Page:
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Georgia: Court Verdicts on Border-Crossing Offenses Vary Depending on Nationality of the Accused

(July 11, 2011) Russia continues to expand its ties with the secessionist Georgian territories of Abkhazia and South Ossetia, which are promoted as vacation destinations for Russian summer travelers. (See news reports and travel information [in Russian], Abkhazian Embassy in Russia website (last visited July 8, 2011).) However, the border crossing into these territories from Russia remains a thorny issue in the region and has given rise to disparate treatment under Georgian law of those who illegally cross the border.

The Russian news agency Regnum reported that Georgian courts apply different guidelines and issue different sentences for citizens of Russia and Armenia, as compared to individuals from other countries, accused of illegally crossing the Georgian state border. (Georgian Courts' Judgments Are Based on Nationality [in Russian], Regnum Information Agency (Aug. 27, 2010).)

The problem became acute when, after the 2008 Russo-Georgian war, Georgia passed the Law on Occupied Territories, which asserts that the self-proclaimed secessionist states of Abkhazia and North Ossetia are part of the territory of Georgia. (Law No. 431-IIc of Oct. 23, 2008 [in English translation], Parliament of Georgia website (last visited July 5, 2011).) At present, Georgia has only one official entry point to Abkhazia and South Ossetia from inside of Georgia and does not recognize any other border crossings for entry to these territories as legal. This makes it impossible for non-Georgian citizens to enter Abkhazia or North Ossetia directly from Russia, which shares a long common border with these territories; they must travel far inside Georgia first in order to enter those areas. Under Georgian law, crossing a Russo-Abkhazian or Russo-Ossetian border constitutes illegal entry into Georgia and is punishable by a fine or imprisonment for a term of up to two years, or up to five years if committed by a group. (Criminal Code of the Republic of Georgia, art. 344 [in English translation], LEGISLATION ONLINE (last visited July 7, 2011).)

However, the Law on Procedure of Execution of Non-Custodial Penalties and Probation of July 19, 2007 (in English translation, LEGISLATION ONLINE (last visited July 7, 2011)) allows an individual accused of illegal entry to avoid a prison term and pay a fine for committing the same offense. The amount of fine is specified by articles 190 and 191 of the Georgian Code of Administrative Violations. As reported, this law does not apply to citizens of Russia and Armenia, who usually serve the full length of the prison sentences. This is explained in Russia by stating that Russia initiated the war and is viewed as an occupying power in Georgia, and Armenia is Russia's major strategic ally in the region and recently extended the stay of Russian troops on its territory. (Regnum Information Agency, supra.)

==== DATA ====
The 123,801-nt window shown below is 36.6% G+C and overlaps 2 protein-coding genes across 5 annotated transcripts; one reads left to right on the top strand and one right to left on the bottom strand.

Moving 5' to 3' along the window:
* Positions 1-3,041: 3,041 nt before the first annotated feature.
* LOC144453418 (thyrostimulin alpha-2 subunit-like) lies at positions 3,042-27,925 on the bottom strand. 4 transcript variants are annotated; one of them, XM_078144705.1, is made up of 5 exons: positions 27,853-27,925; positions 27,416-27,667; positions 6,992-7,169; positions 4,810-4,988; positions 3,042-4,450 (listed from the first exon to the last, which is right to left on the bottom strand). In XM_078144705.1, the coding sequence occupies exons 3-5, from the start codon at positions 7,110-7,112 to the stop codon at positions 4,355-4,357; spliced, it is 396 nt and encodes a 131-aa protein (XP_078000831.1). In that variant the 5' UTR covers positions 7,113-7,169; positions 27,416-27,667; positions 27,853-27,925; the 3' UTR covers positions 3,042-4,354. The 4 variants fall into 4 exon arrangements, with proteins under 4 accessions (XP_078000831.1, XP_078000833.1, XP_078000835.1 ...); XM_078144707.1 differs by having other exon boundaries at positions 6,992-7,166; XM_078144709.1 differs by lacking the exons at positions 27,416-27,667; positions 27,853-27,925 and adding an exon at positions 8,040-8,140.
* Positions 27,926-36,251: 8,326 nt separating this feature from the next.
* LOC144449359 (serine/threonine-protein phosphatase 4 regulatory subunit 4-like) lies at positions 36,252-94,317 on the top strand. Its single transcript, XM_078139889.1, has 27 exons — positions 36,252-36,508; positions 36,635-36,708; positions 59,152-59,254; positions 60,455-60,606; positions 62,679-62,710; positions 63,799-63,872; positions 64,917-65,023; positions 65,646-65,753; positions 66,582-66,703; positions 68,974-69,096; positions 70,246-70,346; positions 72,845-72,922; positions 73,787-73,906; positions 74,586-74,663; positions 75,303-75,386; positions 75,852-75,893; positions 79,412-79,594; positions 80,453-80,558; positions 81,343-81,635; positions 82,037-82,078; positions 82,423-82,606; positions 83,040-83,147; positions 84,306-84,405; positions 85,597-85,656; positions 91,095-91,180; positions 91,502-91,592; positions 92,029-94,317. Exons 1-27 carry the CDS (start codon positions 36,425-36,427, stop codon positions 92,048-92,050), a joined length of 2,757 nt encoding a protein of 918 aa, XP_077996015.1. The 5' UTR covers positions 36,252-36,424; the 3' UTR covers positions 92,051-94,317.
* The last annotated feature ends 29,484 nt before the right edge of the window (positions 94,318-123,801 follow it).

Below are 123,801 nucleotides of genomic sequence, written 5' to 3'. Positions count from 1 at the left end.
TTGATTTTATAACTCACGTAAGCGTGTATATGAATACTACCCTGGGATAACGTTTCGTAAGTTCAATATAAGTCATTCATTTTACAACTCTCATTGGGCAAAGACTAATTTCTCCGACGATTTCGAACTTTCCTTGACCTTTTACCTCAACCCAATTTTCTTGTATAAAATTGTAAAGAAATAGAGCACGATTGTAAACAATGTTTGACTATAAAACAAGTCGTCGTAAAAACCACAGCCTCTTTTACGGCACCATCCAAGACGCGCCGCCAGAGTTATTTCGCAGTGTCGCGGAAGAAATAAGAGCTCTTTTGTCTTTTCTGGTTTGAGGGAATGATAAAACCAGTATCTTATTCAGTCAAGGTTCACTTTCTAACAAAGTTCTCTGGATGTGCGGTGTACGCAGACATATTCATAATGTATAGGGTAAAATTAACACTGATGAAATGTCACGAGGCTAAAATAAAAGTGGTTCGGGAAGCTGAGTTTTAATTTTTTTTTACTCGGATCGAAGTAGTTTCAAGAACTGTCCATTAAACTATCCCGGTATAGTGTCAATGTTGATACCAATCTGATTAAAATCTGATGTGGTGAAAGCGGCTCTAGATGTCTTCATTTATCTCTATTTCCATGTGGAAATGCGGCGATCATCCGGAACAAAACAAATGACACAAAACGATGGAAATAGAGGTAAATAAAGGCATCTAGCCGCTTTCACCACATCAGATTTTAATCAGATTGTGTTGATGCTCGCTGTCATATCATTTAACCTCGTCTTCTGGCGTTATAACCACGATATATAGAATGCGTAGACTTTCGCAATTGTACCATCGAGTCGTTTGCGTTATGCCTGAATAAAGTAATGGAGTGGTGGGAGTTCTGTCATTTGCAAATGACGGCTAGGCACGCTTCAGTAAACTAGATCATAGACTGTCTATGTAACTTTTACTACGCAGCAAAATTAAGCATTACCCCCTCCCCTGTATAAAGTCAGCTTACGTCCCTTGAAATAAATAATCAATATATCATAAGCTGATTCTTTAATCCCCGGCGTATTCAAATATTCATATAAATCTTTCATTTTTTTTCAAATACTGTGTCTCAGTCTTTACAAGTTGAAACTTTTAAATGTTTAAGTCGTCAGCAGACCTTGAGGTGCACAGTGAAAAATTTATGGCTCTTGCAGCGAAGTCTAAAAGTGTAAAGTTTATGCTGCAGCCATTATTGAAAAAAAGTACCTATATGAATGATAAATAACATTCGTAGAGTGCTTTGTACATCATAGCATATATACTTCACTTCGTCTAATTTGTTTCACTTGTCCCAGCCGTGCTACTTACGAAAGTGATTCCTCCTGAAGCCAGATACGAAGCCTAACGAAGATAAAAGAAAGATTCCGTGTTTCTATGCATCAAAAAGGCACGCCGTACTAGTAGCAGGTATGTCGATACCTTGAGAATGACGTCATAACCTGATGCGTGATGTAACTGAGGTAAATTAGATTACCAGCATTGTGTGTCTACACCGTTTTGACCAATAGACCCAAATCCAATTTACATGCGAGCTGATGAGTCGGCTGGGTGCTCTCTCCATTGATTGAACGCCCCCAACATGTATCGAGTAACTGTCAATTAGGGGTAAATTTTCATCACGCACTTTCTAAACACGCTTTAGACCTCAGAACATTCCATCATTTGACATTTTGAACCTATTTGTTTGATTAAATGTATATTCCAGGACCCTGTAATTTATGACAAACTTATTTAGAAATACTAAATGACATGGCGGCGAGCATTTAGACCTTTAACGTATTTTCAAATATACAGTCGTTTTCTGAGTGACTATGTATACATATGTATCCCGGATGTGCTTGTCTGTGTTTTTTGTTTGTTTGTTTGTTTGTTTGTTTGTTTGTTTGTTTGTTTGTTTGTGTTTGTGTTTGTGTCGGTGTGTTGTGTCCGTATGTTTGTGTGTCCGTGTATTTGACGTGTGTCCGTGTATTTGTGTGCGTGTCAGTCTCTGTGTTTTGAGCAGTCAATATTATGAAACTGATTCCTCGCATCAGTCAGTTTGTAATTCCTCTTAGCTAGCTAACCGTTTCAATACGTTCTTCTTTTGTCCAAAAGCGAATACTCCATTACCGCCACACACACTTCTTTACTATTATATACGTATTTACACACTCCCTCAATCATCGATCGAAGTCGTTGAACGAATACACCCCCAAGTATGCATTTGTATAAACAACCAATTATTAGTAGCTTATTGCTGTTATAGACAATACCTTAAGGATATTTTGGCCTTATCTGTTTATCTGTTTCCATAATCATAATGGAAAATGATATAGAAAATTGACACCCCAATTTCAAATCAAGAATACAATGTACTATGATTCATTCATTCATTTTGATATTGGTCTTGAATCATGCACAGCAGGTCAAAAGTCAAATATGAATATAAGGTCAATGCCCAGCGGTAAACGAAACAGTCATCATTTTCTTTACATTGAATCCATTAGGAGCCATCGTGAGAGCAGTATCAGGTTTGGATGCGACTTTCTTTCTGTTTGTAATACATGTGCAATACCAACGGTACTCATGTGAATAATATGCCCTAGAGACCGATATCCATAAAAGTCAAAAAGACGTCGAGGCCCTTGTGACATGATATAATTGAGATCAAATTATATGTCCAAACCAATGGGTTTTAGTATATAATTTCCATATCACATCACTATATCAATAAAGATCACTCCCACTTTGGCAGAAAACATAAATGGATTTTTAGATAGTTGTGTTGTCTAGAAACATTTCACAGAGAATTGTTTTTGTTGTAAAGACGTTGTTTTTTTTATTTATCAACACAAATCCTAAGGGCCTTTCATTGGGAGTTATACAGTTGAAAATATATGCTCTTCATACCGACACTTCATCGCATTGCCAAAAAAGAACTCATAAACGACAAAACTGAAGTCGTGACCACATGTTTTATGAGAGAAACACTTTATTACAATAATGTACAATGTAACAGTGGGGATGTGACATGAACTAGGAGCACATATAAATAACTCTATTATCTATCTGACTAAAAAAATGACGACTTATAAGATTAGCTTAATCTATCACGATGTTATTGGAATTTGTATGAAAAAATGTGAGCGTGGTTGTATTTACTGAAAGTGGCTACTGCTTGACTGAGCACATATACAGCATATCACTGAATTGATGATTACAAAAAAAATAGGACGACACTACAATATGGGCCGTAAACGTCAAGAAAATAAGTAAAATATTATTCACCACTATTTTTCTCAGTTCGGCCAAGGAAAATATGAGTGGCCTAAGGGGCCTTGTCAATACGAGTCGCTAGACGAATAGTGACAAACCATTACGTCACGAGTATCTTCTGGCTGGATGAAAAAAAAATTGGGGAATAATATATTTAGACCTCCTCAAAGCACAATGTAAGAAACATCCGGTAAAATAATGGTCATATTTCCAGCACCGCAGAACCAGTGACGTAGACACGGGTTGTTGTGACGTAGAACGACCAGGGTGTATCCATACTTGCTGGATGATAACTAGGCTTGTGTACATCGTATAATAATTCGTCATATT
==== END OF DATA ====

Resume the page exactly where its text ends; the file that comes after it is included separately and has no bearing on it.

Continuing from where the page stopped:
An article published in the Armenian newspaper ORATERT claims that only so-called “tourists” are allowed to plead guilty and pay the fine, while those who conducted business in Abkhazia or Ossetia or who somehow cooperated with the authorities of these unrecognized states inevitably face imprisonment. (Edik Hovsepian, Armenians in Georgia Are CriminallyPunished [in Armenian], ORATERT (Mar. 10, 2011).)

In August 2010, Van Bayburt, an advisor to the President of Georgia, blamed Russian border guards for intentionally misleading people, especially Armenians, by assuring them that it was legal to cross the border. (Russian Border Guards Push Armenians into Georgia [in Armenian] (Interview with Van Bayburt), Consolidation Internet portal (Aug. 28, 2010).)